Anesthetic During Pregnancy
by Jennifer Holtzman, DDS, Executive Director, ToothWoman Network
Q. If I need dental work during pregnancy (cavities filled, root canal, extraction, etc), what kind of anesthetic is safe?
Unfortunately, all local anesthetics that dentists use cross the placenta. We know how much local anesthetic is safe for infants and children, but we don't have a lot of information about safe amounts during pregnancy. As little as required to keep you comfortable during the procedure is probably the best rule to follow. Will you feel pressure? Yes. But if it's painful, ask your dentist to numb the area more. It's important that you are as comfortable as possible for two reasons: 1.when you're comfortable, the stress on the baby is reduced, 2. the more relaxed and comfortable you are, the better the anesthetic will work and the less discomfort you will have after the procedure.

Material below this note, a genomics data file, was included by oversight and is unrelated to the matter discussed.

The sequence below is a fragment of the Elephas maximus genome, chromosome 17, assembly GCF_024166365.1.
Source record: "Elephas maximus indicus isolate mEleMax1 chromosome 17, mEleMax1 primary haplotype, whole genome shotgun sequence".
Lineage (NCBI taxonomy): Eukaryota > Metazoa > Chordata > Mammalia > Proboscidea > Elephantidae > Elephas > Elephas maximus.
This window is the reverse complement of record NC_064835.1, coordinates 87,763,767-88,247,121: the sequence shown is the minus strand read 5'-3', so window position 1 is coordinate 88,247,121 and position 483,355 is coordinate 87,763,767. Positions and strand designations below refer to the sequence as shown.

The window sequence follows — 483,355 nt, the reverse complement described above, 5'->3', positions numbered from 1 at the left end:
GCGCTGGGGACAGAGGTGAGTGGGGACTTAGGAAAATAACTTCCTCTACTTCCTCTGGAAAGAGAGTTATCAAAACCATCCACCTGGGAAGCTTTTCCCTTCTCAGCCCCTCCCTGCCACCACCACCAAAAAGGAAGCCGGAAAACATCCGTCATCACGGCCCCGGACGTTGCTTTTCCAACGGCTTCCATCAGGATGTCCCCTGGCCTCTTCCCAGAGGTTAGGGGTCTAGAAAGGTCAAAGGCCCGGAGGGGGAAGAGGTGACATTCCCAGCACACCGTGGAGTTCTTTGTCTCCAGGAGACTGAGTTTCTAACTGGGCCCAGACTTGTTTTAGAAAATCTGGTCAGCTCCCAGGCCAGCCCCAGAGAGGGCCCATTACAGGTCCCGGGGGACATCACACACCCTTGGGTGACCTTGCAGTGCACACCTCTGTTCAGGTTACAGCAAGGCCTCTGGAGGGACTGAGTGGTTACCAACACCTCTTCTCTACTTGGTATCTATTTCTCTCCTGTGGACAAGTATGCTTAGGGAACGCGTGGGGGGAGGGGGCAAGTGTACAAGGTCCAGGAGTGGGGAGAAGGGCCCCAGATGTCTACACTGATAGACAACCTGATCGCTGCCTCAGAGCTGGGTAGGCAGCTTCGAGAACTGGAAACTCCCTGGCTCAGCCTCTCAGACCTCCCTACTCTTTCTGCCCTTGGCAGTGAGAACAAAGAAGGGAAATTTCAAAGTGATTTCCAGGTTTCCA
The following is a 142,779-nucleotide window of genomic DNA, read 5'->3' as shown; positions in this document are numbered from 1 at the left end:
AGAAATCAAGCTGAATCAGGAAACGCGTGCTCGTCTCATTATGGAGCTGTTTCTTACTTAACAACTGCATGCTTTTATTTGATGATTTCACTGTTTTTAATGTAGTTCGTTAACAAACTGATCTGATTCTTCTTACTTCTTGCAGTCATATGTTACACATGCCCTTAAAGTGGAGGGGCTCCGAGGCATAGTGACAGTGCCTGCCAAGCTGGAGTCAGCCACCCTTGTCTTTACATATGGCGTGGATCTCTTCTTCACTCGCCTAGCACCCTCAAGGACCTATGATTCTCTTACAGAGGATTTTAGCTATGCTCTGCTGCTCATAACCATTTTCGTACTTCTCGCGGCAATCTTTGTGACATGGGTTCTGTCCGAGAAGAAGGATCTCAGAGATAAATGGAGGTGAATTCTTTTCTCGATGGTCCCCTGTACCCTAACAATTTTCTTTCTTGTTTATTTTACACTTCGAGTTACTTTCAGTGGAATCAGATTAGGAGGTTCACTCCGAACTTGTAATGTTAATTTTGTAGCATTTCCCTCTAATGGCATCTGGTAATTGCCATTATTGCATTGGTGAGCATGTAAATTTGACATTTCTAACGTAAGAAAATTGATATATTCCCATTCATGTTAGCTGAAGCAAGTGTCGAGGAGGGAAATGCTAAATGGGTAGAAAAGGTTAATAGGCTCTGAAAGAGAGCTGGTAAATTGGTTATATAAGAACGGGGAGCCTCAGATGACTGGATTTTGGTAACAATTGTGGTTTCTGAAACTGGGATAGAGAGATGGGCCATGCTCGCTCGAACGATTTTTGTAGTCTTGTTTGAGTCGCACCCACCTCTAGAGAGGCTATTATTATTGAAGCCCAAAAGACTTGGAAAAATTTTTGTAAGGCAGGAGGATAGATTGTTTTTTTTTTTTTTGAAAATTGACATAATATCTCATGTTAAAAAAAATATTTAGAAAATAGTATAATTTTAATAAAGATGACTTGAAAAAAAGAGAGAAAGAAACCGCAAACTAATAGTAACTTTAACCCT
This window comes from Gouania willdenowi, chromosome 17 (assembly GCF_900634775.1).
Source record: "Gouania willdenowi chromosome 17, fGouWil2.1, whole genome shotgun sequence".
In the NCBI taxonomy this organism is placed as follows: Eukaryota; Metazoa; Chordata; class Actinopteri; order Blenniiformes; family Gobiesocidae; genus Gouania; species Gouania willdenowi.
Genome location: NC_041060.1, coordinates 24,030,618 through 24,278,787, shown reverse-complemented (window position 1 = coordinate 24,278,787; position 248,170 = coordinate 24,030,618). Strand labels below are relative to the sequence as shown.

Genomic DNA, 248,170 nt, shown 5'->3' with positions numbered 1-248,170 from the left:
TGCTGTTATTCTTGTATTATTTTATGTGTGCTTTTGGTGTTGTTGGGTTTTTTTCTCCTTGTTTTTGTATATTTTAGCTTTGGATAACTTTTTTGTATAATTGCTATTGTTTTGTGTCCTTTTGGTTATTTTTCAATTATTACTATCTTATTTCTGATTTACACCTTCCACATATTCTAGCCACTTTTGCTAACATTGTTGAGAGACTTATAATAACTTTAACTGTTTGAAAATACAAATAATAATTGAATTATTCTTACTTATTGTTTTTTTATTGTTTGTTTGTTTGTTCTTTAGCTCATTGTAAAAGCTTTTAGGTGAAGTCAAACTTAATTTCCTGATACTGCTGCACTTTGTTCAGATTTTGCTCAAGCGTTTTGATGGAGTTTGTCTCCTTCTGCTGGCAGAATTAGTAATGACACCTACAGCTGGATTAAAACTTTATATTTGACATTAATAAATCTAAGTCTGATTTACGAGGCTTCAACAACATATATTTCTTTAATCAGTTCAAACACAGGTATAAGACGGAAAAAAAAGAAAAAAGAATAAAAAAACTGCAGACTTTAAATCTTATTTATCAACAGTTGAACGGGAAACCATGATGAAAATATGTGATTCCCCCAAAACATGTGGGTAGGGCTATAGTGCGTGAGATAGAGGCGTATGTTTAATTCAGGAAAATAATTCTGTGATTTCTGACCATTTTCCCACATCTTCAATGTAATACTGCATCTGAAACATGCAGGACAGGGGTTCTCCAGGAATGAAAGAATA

There are several things you can do to make your visit as comfortable as possible, and keep the amount of anesthetic that you'll require to a minimum.
- You may want to take a mild pain medication prior to your appointment. If you're not sure what medication is safe for you, discuss options with your health care provider.
- If you're anxious about the procedure, talk to your dentist about whether laughing gas (nitrous oxide) would be appropriate to help keep you comfortable and relaxed. For many women laughing gas is safe and effective, as long as you are breathing at least 50% oxygen and the nitrous oxide isn't used for more than 30 minutes.
- Have some protein 40-60 minutes before your appointment to minimize any hunger.
- While you're in the dental chair, focus on your breathing and keep your legs next to each other, not crossed to keep your blood circulation flowing.
- Bring headphones and favorite, relaxing CDs or audiotapes.
- If you'll need a lot of dental work, make several short appointments rather than fewer, longer appointments. Take a pillow to place under your right hip to keep you and the baby more comfortable.